I only planned on going to our local University, so I didn’t feel compelled to strive to do better per se. Financially I had no help from my parents for school expenses, except qualifying for Pell grants. That was squandered in that I just took “interesting” classes like Folk Studies, lots of Sociology, philosophy, ethics, journalism, etc… and I rarely put forth much effort, only a 2.2 my first year, haha! (lowered shameful headshake)

    Effectively, it wasn’t until I started paying out of pocket that I realized I was wasting my opportunity and had no clue why I was in college. I took some time, figured out I did want to be there, and ended up graduating with a 3.8 and was able to get into a top geology grad program which led to my current position in life.

    I made it a lot harder on myself than it needed to be because I didn’t take adavantage of my own privilege and just looked at it as a negative “my parents couldn’t help with college” instead of a positive, “I had my first two years paid for”.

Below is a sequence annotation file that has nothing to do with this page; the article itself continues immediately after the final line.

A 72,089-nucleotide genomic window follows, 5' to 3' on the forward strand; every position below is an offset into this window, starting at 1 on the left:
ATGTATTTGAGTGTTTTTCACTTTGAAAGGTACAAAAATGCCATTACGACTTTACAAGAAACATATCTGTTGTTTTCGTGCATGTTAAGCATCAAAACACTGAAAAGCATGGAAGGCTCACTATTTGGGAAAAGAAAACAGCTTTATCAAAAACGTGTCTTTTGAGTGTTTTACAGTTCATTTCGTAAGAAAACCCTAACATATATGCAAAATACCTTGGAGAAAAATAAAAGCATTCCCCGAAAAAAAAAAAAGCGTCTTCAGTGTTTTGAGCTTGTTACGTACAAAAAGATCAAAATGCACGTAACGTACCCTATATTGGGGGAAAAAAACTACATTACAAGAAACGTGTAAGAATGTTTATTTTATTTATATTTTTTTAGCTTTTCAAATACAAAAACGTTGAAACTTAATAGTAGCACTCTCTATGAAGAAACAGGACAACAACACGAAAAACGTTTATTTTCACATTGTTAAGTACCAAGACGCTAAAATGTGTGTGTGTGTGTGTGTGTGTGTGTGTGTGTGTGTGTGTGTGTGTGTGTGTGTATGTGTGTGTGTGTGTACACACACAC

I think it’s all perspective and the two stories applies to everyone. There is always opportunity, it’s just what you do with it that counts.

    1. Ah, the double-edged sword of high expectations. :-) Having one parent who was the child upon whom high expectations were placed and one who witnessed that title going to a sibling, I feel pretty sure it’s better to have the high expectations. :-) Even though I’m sure it felt like a relief when you could slack off a bit, I’m sure that initial pressure had an impact on you wanting to figure things out for yourself and make more of the college you were paying for! It’s awesome you turned things around and excelled in college after that initial start (but don’t knock folklore classes! haha). I love that you now look back and see the privilege in it — which I’m sure you see more clearly now as a result of being a parent!